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Netscape misses target
January 27, 1998: 5:32 p.m. ET

Company blames declining browser revenue, slower overall growth
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NEW YORK (CNNfn) - Netscape Communications Corp. said Tuesday declining browser revenue and slower-than-expected growth rates were responsible for disappointing fourth-quarter earnings.
     Netscape reported a net loss of $88.3 million, or 92 cents a share, in the quarter ended Dec. 31. Those results include non-recurring charges of $79.3 million related to research and development and acquisitions.
     The results were released after the close of trading. Netscape (NSCP) shares ended the day off 1-1/4 to 16-7/8. No trades were reported in after-hours.
     Excluding those one-time charges, Netscape lost $20.8 million, or 22 cents a share, compared to a net income of $8.2 million, or 9 cents a share, a year ago. First Call, which excludes one-time charges from its earnings estimates, had predicted a loss of 16 cents.
     For the year, Netscape lost $115.5 million, or $1.23 a share, including charges of $108.9 million for research and development and acquisitions. The loss also includes $23 million in restructuring charges.
     Netscape said it is taking the restructuring charge to cover layoffs announced earlier this month. At that time, Netscape said it might trim 400 jobs from its payroll, although the company now expects the number to be closer to 300.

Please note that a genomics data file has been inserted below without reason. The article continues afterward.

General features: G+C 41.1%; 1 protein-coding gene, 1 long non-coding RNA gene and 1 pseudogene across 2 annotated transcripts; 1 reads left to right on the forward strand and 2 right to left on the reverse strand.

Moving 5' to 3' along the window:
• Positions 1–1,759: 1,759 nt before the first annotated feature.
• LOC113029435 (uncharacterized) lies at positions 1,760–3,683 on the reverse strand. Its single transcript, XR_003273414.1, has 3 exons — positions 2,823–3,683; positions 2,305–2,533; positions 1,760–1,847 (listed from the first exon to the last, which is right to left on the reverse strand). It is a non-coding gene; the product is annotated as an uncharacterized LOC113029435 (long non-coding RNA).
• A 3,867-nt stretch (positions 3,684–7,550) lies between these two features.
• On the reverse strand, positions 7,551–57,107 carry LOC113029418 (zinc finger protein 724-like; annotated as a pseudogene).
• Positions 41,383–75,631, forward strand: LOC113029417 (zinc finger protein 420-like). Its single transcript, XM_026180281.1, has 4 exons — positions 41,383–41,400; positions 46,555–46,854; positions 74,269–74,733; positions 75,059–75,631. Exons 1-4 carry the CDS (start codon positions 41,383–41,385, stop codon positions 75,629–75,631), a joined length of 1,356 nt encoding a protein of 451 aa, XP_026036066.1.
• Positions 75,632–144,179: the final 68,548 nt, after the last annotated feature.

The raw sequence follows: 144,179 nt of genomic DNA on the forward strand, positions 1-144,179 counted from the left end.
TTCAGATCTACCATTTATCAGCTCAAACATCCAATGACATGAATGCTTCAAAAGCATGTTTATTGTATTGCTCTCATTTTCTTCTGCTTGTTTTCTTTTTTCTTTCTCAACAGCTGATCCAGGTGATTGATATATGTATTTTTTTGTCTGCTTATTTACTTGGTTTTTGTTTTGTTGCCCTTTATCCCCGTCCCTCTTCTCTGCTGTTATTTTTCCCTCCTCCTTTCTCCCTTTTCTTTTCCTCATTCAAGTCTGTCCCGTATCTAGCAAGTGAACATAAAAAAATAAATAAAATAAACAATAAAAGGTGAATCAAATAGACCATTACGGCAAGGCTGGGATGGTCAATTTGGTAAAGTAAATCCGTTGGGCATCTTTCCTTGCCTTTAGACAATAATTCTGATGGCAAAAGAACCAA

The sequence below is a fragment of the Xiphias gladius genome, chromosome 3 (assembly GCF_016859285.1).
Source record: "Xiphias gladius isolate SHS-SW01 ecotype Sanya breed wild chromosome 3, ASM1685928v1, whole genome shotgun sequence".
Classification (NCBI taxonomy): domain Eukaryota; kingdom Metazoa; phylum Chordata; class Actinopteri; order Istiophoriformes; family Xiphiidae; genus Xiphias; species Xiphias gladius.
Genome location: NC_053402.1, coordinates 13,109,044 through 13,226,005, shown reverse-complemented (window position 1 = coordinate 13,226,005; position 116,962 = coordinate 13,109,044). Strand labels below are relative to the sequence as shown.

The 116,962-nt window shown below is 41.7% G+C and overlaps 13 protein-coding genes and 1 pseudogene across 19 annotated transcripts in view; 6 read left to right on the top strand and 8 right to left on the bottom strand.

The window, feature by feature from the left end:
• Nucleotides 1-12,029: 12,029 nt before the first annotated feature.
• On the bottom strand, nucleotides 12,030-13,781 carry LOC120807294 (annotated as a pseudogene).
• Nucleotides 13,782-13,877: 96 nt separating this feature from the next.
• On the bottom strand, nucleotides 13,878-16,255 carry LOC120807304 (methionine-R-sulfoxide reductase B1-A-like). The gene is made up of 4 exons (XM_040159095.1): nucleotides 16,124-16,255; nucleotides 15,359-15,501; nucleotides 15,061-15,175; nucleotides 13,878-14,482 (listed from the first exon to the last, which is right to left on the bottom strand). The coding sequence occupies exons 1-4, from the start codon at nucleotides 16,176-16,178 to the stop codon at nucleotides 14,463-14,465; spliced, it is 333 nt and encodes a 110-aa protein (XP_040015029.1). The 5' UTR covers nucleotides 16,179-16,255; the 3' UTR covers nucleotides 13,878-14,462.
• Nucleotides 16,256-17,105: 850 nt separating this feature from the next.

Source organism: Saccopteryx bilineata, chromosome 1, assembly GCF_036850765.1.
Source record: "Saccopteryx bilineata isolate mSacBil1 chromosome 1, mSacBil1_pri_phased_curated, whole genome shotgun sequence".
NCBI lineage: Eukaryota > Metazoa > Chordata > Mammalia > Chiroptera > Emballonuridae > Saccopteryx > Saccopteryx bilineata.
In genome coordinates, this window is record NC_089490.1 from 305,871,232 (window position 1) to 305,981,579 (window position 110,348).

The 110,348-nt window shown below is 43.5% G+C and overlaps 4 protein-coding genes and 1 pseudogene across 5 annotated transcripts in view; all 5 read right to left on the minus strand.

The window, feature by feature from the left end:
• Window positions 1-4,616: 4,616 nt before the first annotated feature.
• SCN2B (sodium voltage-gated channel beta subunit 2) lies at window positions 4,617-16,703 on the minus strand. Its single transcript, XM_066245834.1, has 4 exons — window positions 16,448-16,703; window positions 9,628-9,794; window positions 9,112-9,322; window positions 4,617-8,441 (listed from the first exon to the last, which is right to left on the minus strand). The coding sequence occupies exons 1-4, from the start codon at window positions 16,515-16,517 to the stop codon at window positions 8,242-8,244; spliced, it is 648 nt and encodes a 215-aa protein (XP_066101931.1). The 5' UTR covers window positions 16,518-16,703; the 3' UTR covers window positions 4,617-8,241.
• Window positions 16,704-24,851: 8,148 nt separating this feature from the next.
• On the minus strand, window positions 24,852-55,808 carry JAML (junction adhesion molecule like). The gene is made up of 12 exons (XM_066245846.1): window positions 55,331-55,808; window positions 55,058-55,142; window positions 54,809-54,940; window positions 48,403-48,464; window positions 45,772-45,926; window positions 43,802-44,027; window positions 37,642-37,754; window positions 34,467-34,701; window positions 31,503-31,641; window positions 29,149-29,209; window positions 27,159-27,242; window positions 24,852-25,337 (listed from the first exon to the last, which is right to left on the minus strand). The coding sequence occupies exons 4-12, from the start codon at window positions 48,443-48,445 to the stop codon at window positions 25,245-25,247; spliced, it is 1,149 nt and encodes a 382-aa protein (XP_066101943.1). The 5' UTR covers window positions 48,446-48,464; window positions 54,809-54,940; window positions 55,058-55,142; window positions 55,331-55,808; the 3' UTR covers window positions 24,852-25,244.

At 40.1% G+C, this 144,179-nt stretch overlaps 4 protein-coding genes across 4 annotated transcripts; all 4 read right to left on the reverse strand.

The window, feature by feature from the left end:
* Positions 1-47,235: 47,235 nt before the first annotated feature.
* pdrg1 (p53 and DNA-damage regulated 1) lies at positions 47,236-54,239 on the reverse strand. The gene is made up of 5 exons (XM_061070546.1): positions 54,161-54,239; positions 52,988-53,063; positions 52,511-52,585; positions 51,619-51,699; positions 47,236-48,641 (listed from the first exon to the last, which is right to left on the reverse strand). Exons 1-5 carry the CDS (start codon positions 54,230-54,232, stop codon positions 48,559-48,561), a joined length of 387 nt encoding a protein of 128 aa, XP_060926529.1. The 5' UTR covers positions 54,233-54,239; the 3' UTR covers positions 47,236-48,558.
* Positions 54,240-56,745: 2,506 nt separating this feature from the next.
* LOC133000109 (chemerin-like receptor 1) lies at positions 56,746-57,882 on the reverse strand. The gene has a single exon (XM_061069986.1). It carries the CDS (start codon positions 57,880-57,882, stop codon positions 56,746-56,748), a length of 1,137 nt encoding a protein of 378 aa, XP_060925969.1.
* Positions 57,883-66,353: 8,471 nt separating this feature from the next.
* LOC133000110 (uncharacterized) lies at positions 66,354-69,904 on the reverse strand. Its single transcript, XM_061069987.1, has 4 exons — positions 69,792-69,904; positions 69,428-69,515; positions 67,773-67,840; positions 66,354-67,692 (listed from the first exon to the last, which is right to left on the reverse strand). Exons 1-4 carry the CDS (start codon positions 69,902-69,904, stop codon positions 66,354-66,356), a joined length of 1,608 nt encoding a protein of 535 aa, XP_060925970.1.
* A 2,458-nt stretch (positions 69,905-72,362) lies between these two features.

Excluding those charges, Netscape earned $4.7 million, or 5 cents a share for the year, compared to $24.4 million, or 27 cents a share, in 1996. Those numbers also fell below First Call estimates of 14 cents.
     Fourth-quarter revenue grew 9 percent to $125.3 million compared to $115.2 million in 1996. Revenue for the year grew 54 percent to $533.9 million compared to $346.3 million in 1996.
     Netscape President and Chief Executive Officer James Barksdale blamed the lower-than-expected results on several factors.
     "A decline in stand-alone client revenue and slower-than-expected growth in our enterprise sales and support revenue left us short of our goal.
     "We have taken immediate action to address these issues by streamlining our business to focus on key enterprise market opportunities and eliminating unrelated expenses," he said.
     Last week, Netscape announced it would start giving away its Navigator browser and Communicator suite, which includes e-mail, scheduling and conferencing capabilities in addition to a "push" client for automatically downloading content over the Internet.
     The company also said it would make the program's source code freely available which allows other programmers to build in their own custom features. However, modified versions cannot be sold by anyone other than Netscape.Back to top


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